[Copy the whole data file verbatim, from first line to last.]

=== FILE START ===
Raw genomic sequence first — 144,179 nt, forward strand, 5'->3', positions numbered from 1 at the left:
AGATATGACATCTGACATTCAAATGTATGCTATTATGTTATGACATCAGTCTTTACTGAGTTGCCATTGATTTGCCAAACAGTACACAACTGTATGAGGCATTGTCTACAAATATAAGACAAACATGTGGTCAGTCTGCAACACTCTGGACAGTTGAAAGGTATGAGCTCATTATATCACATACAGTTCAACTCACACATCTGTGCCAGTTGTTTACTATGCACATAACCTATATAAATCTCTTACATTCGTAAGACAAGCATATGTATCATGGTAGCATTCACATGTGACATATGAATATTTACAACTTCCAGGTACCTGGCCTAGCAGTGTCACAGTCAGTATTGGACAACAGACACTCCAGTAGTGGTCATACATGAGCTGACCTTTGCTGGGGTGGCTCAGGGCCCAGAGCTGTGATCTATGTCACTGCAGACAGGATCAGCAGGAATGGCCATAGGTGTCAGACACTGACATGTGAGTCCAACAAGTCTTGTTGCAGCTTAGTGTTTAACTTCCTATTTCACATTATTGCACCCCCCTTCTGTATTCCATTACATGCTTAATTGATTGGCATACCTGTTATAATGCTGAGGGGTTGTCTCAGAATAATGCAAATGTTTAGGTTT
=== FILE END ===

Raw genomic sequence first — 144,179 nt, forward strand, 5'->3', positions numbered from 1 at the left:
AGATATGACATCTGACATTCAAATGTATGCTATTATGTTATGACATCAGTCTTTACTGAGTTGCCATTGATTTGCCAAACAGTACACAACTGTATGAGGCATTGTCTACAAATATAAGACAAACATGTGGTCAGTCTGCAACACTCTGGACAGTTGAAAGGTATGAGCTCATTATATCACATACAGTTCAACTCACACATCTGTGCCAGTTGTTTACTATGCACATAACCTATATAAATCTCTTACATTCGTAAGACAAGCATATGTATCATGGTAGCATTCACATGTGACATATGAATATTTACAACTTCCAGGTACCTGGCCTAGCAGTGTCACAGTCAGTATTGGACAACAGACACTCCAGTAGTGGTCATACATGAGCTGACCTTTGCTGGGGTGGCTCAGGGCCCAGAGCTGTGATCTATGTCACTGCAGACAGGATCAGCAGGAATGGCCATAGGTGTCAGACACTGACATGTGAGTCCAACAAGTCTTGTTGCAGCTTAGTGTTTAACTTCCTATTTCACATTATTGCACCCCCCTTCTGTATTCCATTACATGCTTAATTGATTGGCATACCTGTTATAATGCTGAGGGGTTGTCTCAGAATAATGCAAATGTTTAGGTTT